This article is more than 1 year old
Suit seeks close of Craigslist's red-light district
Chicago sheriff's resources stretched thin
Chicago's sheriff on Thursday filed a lawsuit against Craigslist, saying the site may be the No. 1 source of prostitution in the United States and is straining his department's ability to enforce the law.
The suit claims that changes Craigslist enacted in November to its erotic services section have done little to curb prostitution, sex trafficking and child pimping on the site. It seeks a court order requiring the site to close the section and to pay the costs the department incurs in cracking down on hookers and Johns who use the it.
"The sheriff conducts stings through Craigslist regularly," the complaint, filed Federal Court in Chicago said. "However, the deluge of erotic services postings taxes its resources. The sheer number of daily postings has made it impossible to stymie Craigslist generated prostitution."
Over the past two years, Cook County Sheriff Thomas Dart has arrested 200 people through Craigslist on charges ranging from prostitution, juvenile pimping and human trafficking. More than 150 of those came in the first 11 months of 2008, accounting for 3,120 police hours at at cost of slightly more than $105,000.
Under the new requirements announced in November, erotic services advertisers must first register with the site using a computerized telephone verification routine and pay a $5 fee (most ads are free). The site promises to turn over telephone and credit card information to law enforcement agencies with a valid court order. The changes were hashed out in an agreement between Craigslist and 40 state attorneys general.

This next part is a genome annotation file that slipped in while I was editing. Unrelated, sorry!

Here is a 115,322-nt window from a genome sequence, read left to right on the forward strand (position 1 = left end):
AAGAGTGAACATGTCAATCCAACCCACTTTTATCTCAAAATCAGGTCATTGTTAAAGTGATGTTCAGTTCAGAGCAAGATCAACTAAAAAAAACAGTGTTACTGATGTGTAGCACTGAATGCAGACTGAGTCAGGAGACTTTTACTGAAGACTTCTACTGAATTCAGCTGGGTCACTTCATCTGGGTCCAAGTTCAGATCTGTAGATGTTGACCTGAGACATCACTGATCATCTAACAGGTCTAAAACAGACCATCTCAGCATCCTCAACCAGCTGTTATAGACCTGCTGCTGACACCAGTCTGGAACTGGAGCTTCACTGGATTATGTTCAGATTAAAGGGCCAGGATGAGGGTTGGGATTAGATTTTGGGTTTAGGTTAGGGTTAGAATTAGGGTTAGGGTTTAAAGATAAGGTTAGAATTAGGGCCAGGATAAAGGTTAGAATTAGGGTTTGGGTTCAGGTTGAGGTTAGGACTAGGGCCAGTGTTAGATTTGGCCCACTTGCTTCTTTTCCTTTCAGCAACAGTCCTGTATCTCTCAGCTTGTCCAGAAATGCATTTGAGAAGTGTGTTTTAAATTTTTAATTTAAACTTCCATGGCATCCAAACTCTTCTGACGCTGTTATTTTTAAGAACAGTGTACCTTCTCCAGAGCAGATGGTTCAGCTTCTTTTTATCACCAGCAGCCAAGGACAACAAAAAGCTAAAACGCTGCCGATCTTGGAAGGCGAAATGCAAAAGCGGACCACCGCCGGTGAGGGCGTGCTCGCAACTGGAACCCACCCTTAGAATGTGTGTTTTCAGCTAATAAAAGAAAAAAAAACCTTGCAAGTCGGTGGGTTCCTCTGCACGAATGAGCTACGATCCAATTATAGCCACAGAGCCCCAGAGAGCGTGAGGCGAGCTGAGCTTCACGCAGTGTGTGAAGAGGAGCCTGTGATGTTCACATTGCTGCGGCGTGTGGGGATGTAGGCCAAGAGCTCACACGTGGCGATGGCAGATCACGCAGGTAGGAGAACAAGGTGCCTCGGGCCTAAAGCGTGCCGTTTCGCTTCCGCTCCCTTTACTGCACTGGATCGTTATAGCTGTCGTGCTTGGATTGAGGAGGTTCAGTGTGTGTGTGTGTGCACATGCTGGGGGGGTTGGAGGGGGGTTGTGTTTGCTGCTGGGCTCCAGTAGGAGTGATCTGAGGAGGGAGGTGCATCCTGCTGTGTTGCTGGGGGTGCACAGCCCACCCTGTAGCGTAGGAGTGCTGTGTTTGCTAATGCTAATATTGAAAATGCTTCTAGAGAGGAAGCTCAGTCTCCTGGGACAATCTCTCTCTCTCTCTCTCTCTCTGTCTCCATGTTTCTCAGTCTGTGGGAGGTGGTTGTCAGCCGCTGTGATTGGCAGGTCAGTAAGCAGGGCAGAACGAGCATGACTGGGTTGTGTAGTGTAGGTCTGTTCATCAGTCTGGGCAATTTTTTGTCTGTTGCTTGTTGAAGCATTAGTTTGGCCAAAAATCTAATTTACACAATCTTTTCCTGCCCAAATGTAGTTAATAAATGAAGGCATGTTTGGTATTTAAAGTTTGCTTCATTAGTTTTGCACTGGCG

But the changes have done little to curb prostitution on the site, the lawsuit contended. Pimps and prostitutes continue to post more than 300 posts per day to Chicago's erotic services section.
The lawsuit cited a study published on Compete.com that examined eight US cities for one month and concluded that the erotic services section consistently garnered the highest number of individual visitors, almost twice as the next ranking Craigslist category.
"While defendant does not profit from erotic services per se, erotic services is the catalyst behind Craigslist being the ninth most popular website in the country," the complaint stated. "Erotic services enables defendant to charge fees of up to $75 per post for job openings due to the significant web traffic garnered by erotic services."
It also cited studies estimating Craigslist is the "single largest source for prostitution, including child exploitation, in the country."
A Craigslist statement said prostitution and other illegal activities on the site are strictly forbidden.
"Misuse of craigslist to facilitate criminal activity is completely unacceptable, and we continue to work diligently to prevent it," it said. "Misuse of the site is exceptionally rare compared to how much the site is used for legal purposes. Regardless, any misuse of the site is not tolerated on Craigslist."